traumatic stress
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Biswajit Sharma ◽  
K. Mukhopadhyay

The COVID-19 pandemic has had an influence on people's physical, emotional, and social health all across the world. Due to mental health issues that resulted in anxiety, sadness, and post-traumatic stress disorder symptoms among a variety of demographic groups, including healthcare staff, the general public, patients, and those who were confined. Yoganidra Meditation is an excellent meditative relaxation method for relieving stress and tension and achieving profound psychological and physiological benefits. According to studies, Yognidra can also be utilized as a therapeutic approach to treat psychological problems such as anxiety, anger, and sleeplessness, as well as psychosomatic illnesses such as asthma, coronary heart disease, cancer, and hypertension. The purpose of the study is to critically analyze the findings of other researchers on the application of Yognidra to reliving the stress of an individual. The study is a conceptual and qualitative Meta-analysis, and it deals with global stress management.

2022 ◽  
Vol 11 (2) ◽  
pp. 415
Catherine A. McCall ◽  
Nathaniel F. Watson

Obstructive sleep apnea (OSA) and post-traumatic stress disorder (PTSD) are often co-morbid with implications for disease severity and treatment outcomes. OSA prevalence is higher in PTSD sufferers than in the general population, with a likely bidirectional effect of the two illnesses. There is substantial evidence to support the role that disturbed sleep may play in the pathophysiology of PTSD. Sleep disturbance associated with OSA may interfere with normal rapid eye movement (REM) functioning and thus worsen nightmares and sleep-related movements. Conversely, hyperarousal and hypervigilance symptoms of PTSD may lower the arousal threshold and thus increase the frequency of sleep fragmentation related to obstructive events. Treating OSA not only improves OSA symptoms, but also nightmares and daytime symptoms of PTSD. Evidence suggests that positive airway pressure (PAP) therapy reduces PTSD symptoms in a dose-dependent fashion, but also presents challenges to tolerance in the PTSD population. Alternative OSA treatments may be better tolerated and effective for improving both OSA and PTSD. Further research avenues will be introduced as we seek a better understanding of this complex relationship.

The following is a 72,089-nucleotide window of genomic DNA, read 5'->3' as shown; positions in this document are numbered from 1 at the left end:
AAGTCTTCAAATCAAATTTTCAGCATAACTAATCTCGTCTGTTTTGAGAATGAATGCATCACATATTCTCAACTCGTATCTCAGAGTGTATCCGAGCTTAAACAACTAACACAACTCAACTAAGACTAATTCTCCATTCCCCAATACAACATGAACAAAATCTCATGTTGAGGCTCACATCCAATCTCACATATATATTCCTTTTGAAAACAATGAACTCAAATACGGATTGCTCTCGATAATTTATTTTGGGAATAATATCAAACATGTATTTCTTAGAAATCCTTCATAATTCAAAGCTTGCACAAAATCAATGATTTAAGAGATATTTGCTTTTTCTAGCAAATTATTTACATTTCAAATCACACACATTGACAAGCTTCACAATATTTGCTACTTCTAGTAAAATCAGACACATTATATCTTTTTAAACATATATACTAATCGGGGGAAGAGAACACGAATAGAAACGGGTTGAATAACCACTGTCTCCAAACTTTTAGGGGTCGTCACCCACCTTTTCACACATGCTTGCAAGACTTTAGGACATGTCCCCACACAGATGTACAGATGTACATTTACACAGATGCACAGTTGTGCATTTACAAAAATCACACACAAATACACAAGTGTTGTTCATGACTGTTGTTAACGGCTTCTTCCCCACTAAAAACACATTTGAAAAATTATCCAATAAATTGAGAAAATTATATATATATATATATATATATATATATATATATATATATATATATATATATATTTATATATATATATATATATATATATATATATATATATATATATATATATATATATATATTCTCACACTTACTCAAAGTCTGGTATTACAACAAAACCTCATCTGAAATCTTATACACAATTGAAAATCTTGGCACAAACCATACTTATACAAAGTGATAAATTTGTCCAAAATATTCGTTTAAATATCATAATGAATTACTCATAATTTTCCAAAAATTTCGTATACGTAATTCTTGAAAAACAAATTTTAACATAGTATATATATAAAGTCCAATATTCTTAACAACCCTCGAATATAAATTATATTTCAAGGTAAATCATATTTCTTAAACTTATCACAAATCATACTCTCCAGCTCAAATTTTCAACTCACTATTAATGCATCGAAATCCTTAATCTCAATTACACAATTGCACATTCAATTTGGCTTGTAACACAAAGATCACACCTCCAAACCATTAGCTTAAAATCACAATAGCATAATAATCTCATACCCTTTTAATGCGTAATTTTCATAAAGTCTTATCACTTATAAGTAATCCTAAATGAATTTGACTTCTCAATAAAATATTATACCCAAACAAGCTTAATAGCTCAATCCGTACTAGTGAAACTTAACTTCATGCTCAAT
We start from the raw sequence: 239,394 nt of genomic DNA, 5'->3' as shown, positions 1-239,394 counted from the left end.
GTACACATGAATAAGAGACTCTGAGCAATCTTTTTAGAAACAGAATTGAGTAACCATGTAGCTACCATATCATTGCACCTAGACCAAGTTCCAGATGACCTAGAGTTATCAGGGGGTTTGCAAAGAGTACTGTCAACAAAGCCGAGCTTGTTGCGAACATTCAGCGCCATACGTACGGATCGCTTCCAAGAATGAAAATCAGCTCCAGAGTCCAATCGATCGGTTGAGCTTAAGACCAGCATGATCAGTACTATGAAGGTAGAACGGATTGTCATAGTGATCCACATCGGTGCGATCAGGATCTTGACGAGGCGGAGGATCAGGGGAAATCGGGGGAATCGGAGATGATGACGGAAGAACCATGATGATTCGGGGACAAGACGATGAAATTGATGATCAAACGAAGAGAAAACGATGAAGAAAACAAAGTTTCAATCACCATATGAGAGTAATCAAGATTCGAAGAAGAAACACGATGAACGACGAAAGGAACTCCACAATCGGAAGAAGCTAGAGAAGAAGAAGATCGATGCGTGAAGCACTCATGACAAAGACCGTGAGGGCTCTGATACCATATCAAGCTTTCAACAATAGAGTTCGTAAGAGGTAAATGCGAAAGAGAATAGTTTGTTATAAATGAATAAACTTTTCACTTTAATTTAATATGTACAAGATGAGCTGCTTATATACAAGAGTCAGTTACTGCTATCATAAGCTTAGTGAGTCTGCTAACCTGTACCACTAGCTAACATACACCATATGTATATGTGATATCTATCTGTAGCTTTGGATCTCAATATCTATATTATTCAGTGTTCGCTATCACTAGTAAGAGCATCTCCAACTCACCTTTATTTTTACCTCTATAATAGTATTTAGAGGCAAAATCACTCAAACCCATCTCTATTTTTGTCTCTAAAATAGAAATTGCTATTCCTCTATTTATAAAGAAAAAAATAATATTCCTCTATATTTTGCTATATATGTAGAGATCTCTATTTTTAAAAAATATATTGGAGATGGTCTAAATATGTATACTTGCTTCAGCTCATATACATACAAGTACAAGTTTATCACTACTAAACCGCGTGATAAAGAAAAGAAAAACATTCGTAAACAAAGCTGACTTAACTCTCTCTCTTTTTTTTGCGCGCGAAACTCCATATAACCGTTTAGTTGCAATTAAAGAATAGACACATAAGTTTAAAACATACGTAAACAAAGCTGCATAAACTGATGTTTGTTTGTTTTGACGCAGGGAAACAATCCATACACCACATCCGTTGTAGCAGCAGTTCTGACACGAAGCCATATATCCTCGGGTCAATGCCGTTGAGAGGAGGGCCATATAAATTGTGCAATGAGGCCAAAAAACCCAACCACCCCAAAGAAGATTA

2022 ◽  
Mustafa Ali ◽  
Teresia Mutavi ◽  
Muthoni Mathai ◽  
John Mburu

Abstract Background Nearly three decades of conflict and frequent droughts and environmental hardships, have left 2.6 million of Somalis in displacement camps. Even though psychological impact of war and natural disasters are well documented, little is known about the unseen scars of psychological trauma in Internally displaced persons in Somalia. The purpose of the study was to determine the prevalence of post-traumatic stress disorder (PTSD) and depression amongst internally displaced persons (IDPs), and examine association between displacement and these psychiatric conditions. Methodology A cross-sectional quantitative study was conducted among 406 IDPs in Mogadishu. Harvard Trauma Questionnaire was used to determine levels of trauma exposure and PTSD, and Hopkins Symptom Checklist-25 was used to estimate prevalence of depression. Multivariate and bivariate analysis was conducted to analyze the association of demographic and displacement variables on the outcomes of PTSD and depression. Results More than half (59%) of participants met the symptom criteria of depression, and nearly one third (32%) of respondents met the symptom criteria for PTSD. The most prevalent traumatic event was lack of food or water (80.2%). Important predictive factors in development of psychiatric morbidity were unemployment, cumulative traumatic exposure, frequency and duration of displacement. Conclusion The study revealed high levels of Depressive disorder and Post-Traumatic Stress Disorder among internally displaced persons in Mogadishu. Furthermore, this study provided evidence to IDPs’ susceptibility to trauma exposure and lack of essential services and goods. Study also highlighted the importance of provision of Mental Health and Psychosocial Support (MHPSS) service in IDP camps.